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I’ve said this to only one person up until now: “Not even in my senior year of high school would have crossed my mind that I’d be learning Chinese.” Fast-forward to today, I’m a freshman in college, heading into the second semester of Beginner Chinese, being completely in love with it. What happened?

My Language Background

I was born and raised in Chisinau, Moldova, an Eastern European country many people mistake for the Maldives since almost no one’s ever heard of it. There are primarily two languages spoken here: Romanian and Russian. My native language is Romanian and it’s been the only one I could speak for quite a while. Then I got into watching  dubbed anime (embarrassing, I know; I didn’t watch subbed until later) and playing World of Warcraft. This combination skyrocketed my English because:


  1. It was a ton of fun;
  2. I did it for hours on end.

My school required that I study German but I wasn’t really into it, so I only put in as much effort as to get a satisfactory grade. Finally, there’s Russian, a language spoken by 20% of the population where I live. It’s so useful here, it should be in the Moldovan starter pack. However, I didn’t pick it up as a kid because I mostly had Romanian friends. When I was in high school, the rational part of my brain made me study it because it would be “good for my career”. And study it I did for about 2 years. It’s a language that is SO DAMN difficult, I still struggle speaking it to this day.

Choosing Chinese

So I wound up knowing 4 languages. All of them have either Latin, Slavic or Germanic roots. As I was entering college I really wanted to pick up yet another language. You’d think that the next step would be to choose something similar to the ones I already know. And you’d be perfectly reasonable in assuming that. I, however, picked the most foreign and ridiculously hard language known to Westerners – Chinese. Suffice it to say, my family was visibly disappointed. They kept insisting on the “opportunity cost” I’m wasting by doing something that has a “very steep learning curve” with no immediate “ROI”. Big words, didn’t listen.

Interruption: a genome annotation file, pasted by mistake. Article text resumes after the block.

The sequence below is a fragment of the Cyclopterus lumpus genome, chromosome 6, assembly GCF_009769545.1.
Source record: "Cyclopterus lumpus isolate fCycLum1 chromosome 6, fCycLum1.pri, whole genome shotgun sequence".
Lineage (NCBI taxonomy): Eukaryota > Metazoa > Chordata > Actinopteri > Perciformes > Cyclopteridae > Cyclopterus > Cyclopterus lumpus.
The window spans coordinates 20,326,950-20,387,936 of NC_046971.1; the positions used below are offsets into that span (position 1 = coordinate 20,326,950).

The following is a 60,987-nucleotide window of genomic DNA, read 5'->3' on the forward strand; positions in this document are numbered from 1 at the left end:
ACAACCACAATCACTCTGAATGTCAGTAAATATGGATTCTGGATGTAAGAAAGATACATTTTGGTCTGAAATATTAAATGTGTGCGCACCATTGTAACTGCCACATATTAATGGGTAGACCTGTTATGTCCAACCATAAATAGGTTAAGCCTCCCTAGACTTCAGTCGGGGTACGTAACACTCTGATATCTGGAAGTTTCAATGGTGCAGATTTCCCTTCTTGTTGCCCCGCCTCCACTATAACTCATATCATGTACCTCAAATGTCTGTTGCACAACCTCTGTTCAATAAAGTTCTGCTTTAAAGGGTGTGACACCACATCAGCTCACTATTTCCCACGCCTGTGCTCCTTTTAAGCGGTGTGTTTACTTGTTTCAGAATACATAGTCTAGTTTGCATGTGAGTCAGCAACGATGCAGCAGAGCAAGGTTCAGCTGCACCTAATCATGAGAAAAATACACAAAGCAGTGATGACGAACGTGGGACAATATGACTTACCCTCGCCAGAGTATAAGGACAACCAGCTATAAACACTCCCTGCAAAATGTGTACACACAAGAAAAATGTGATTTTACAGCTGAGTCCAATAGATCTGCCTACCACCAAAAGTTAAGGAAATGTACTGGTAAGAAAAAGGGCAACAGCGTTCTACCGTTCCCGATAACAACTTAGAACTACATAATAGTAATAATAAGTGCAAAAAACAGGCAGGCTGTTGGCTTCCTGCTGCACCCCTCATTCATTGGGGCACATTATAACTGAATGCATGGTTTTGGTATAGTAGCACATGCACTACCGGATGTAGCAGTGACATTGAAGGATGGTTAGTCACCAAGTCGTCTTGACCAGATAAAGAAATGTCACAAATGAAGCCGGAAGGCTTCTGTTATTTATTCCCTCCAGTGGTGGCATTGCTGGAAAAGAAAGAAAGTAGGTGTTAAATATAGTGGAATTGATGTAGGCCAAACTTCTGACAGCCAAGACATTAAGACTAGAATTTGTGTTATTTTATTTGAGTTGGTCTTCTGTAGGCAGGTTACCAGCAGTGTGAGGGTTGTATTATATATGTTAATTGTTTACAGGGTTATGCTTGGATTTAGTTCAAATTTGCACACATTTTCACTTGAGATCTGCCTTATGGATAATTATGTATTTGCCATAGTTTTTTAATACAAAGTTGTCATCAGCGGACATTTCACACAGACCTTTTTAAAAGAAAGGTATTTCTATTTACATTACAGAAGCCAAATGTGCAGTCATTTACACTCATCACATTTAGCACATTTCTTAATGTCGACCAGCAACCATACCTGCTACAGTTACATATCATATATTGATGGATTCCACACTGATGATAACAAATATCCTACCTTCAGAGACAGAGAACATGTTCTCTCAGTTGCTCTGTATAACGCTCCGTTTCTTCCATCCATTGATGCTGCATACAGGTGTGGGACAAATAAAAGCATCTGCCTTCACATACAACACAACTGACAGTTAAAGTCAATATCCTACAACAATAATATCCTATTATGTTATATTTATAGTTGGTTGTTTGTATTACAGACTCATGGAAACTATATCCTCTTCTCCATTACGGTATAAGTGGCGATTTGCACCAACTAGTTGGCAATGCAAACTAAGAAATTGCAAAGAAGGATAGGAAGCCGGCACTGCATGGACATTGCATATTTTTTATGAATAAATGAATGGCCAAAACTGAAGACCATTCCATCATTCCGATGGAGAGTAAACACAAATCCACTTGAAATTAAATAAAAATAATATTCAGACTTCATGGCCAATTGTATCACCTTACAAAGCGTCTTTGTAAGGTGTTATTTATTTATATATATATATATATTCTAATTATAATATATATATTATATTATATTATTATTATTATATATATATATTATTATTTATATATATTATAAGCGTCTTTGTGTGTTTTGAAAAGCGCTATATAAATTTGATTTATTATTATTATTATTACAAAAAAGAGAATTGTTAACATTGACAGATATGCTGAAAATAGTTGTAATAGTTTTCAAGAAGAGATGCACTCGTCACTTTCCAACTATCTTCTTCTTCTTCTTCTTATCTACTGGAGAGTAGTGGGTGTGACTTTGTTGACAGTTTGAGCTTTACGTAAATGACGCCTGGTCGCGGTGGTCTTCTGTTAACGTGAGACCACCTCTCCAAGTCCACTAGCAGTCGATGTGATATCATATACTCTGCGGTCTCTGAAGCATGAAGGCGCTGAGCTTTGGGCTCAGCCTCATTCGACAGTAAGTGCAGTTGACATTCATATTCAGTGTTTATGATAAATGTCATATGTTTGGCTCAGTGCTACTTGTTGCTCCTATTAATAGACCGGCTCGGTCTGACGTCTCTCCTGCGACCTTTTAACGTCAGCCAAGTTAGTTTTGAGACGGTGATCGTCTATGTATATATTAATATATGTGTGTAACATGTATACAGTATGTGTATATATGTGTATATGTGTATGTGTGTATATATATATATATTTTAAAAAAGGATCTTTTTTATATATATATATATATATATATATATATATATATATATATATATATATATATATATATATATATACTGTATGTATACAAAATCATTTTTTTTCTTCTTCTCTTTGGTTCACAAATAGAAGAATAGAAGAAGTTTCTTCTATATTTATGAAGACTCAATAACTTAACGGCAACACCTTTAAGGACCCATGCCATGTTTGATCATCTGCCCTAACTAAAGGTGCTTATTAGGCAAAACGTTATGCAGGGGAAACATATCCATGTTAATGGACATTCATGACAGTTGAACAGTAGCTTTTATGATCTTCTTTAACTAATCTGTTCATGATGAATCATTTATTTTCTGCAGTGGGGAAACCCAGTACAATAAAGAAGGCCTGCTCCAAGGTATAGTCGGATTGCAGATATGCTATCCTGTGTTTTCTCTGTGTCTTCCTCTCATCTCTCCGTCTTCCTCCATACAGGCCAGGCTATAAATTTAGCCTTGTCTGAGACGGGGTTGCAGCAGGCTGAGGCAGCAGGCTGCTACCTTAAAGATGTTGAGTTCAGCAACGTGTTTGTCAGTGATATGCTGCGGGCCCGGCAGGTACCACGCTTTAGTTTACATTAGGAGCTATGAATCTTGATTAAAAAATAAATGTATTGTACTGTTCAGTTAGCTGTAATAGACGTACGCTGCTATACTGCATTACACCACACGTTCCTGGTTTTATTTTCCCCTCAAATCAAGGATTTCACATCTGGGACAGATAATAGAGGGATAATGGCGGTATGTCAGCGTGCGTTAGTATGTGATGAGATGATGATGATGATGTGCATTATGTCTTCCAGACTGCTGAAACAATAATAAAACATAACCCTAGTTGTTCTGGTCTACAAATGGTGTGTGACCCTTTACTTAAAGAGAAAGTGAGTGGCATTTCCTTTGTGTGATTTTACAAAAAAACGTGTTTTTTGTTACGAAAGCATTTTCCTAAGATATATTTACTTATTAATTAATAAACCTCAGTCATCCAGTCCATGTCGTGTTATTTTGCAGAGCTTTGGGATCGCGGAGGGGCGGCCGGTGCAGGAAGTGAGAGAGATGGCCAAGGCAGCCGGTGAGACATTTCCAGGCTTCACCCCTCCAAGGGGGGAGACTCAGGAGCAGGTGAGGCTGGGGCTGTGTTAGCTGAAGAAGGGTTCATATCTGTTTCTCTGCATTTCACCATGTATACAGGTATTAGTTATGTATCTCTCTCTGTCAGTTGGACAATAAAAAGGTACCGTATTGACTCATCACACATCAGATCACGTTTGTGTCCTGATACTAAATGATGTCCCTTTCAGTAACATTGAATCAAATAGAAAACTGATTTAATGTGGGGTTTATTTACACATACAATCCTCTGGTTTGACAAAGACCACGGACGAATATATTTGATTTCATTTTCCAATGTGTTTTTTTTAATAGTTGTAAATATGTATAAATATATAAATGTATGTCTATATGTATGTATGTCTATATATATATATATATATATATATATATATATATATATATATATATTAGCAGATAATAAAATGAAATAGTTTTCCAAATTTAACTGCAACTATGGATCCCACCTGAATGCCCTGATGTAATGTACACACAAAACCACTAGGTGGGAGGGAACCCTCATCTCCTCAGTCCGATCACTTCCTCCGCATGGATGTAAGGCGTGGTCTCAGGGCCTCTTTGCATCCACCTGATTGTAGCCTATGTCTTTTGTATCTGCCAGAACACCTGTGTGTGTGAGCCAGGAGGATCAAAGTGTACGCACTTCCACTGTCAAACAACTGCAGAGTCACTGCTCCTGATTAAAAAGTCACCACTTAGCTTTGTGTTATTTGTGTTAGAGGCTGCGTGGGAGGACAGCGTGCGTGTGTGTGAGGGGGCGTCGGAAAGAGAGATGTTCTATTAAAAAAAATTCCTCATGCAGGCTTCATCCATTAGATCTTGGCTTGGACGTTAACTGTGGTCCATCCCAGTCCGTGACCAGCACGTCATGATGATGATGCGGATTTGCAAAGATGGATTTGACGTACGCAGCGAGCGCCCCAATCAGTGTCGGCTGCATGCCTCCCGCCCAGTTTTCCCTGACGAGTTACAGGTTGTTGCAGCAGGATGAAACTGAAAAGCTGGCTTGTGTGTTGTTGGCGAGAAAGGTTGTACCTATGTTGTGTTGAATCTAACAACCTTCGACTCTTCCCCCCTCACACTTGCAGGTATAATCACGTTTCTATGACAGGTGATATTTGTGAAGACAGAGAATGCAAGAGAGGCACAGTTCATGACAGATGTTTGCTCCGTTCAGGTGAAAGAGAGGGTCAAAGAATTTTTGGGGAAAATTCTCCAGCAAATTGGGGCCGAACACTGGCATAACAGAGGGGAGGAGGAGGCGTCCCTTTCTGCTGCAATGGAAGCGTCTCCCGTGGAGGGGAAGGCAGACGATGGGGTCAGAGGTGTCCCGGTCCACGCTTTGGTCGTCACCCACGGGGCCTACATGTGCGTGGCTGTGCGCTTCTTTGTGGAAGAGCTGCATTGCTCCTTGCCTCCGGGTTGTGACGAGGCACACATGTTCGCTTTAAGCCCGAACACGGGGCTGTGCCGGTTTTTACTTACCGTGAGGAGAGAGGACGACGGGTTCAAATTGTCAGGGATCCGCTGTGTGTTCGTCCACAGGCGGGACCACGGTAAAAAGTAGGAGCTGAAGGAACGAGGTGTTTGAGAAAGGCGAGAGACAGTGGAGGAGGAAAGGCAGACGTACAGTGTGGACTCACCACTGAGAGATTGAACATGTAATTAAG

I just thought that learning Chinese was a really cool thing to do. As for practicality, I’ve made tons of Chinese friends my first semester just because I’m attempting to learn their mother tongue. *Shout-out to all of them for helping me*. It’s been four months now and I still feel like a baby. I can barely make up simple sentences and only know about 400 characters (OK, I know that seems like a lot, but it really isn’t enough to understand your average Facebook or Wechat post. And that is very important).

So What’s My Goal

My goal is to be fluent in 4 years, as hard as it may seem. I will document my journey along the way. It’ll be uncut, with all its struggles and joys. I will speak the absolute truth. If you’ve made it so far, that’s awesome! If you want to join me on my journey, you can sign up here so you can get notified when a new post pops up. And if you’d like me to write about a particular thing you’re interested, hit the comment box below. Excited to see where this goes.


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